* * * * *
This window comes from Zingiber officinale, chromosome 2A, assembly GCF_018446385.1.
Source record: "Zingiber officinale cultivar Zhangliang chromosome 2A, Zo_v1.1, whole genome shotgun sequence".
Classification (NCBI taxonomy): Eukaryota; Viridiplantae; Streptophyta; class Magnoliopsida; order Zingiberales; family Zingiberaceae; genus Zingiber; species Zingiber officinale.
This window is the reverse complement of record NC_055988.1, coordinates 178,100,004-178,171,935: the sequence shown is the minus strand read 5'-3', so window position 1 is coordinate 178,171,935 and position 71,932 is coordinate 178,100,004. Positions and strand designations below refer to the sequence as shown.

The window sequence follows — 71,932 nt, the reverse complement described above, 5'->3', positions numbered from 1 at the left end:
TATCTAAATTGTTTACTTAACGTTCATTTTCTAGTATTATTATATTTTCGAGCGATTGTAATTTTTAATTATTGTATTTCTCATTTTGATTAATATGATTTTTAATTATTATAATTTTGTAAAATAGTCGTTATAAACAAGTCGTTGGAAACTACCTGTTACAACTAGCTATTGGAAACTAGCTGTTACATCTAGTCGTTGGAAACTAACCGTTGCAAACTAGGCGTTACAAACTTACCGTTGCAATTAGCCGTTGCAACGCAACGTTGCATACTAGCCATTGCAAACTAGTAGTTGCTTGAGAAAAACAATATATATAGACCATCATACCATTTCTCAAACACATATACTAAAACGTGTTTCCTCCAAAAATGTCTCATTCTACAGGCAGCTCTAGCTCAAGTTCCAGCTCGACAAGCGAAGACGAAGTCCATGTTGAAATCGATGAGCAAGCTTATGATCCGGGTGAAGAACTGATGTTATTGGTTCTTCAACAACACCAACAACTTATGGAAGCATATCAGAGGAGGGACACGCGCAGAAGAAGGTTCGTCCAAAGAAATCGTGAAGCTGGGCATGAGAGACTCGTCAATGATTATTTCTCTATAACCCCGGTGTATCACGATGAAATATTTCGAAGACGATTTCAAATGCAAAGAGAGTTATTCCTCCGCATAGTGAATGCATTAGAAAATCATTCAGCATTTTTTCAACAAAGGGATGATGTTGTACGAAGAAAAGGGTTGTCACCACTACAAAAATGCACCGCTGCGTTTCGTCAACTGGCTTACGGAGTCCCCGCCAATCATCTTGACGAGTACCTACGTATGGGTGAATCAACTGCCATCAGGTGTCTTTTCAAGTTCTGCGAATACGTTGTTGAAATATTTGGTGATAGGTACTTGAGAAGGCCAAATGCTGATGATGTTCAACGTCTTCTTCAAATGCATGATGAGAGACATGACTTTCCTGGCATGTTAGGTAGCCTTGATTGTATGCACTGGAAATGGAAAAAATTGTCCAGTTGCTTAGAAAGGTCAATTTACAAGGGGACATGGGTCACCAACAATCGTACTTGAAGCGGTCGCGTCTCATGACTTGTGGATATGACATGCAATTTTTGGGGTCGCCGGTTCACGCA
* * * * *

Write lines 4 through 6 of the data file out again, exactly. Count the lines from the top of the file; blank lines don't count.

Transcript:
This window is the reverse complement of record NC_055988.1, coordinates 178,100,004-178,171,935: the sequence shown is the minus strand read 5'-3', so window position 1 is coordinate 178,171,935 and position 71,932 is coordinate 178,100,004. Positions and strand designations below refer to the sequence as shown.

The window sequence follows — 71,932 nt, the reverse complement described above, 5'->3', positions numbered from 1 at the left end:
TATCTAAATTGTTTACTTAACGTTCATTTTCTAGTATTATTATATTTTCGAGCGATTGTAATTTTTAATTATTGTATTTCTCATTTTGATTAATATGATTTTTAATTATTATAATTTTGTAAAATAGTCGTTATAAACAAGTCGTTGGAAACTACCTGTTACAACTAGCTATTGGAAACTAGCTGTTACATCTAGTCGTTGGAAACTAACCGTTGCAAACTAGGCGTTACAAACTTACCGTTGCAATTAGCCGTTGCAACGCAACGTTGCATACTAGCCATTGCAAACTAGTAGTTGCTTGAGAAAAACAATATATATAGACCATCATACCATTTCTCAAACACATATACTAAAACGTGTTTCCTCCAAAAATGTCTCATTCTACAGGCAGCTCTAGCTCAAGTTCCAGCTCGACAAGCGAAGACGAAGTCCATGTTGAAATCGATGAGCAAGCTTATGATCCGGGTGAAGAACTGATGTTATTGGTTCTTCAACAACACCAACAACTTATGGAAGCATATCAGAGGAGGGACACGCGCAGAAGAAGGTTCGTCCAAAGAAATCGTGAAGCTGGGCATGAGAGACTCGTCAATGATTATTTCTCTATAACCCCGGTGTATCACGATGAAATATTTCGAAGACGATTTCAAATGCAAAGAGAGTTATTCCTCCGCATAGTGAATGCATTAGAAAATCATTCAGCATTTTTTCAACAAAGGGATGATGTTGTACGAAGAAAAGGGTTGTCACCACTACAAAAATGCACCGCTGCGTTTCGTCAACTGGCTTACGGAGTCCCCGCCAATCATCTTGACGAGTACCTACGTATGGGTGAATCAACTGCCATCAGGTGTCTTTTCAAGTTCTGCGAATACGTTGTTGAAATATTTGGTGATAGGTACTTGAGAAGGCCAAATGCTGATGATGTTCAACGTCTTCTTCAAATGCATGATGAGAGACATGACTTTCCTGGCATGTTAGGTAGCCTTGATTGTATGCACTGGAAATGGAAAAAATTGTCCAGTTGCTTAGAAAGGTCAATTTACAAGGGGACATGGGTCACCAACAATCGTACTTGAAGCGGTCGCGTCTCATGACTTGTGGATATGACATGCAATTTTTGGGGTCGCCGGTTCACGCA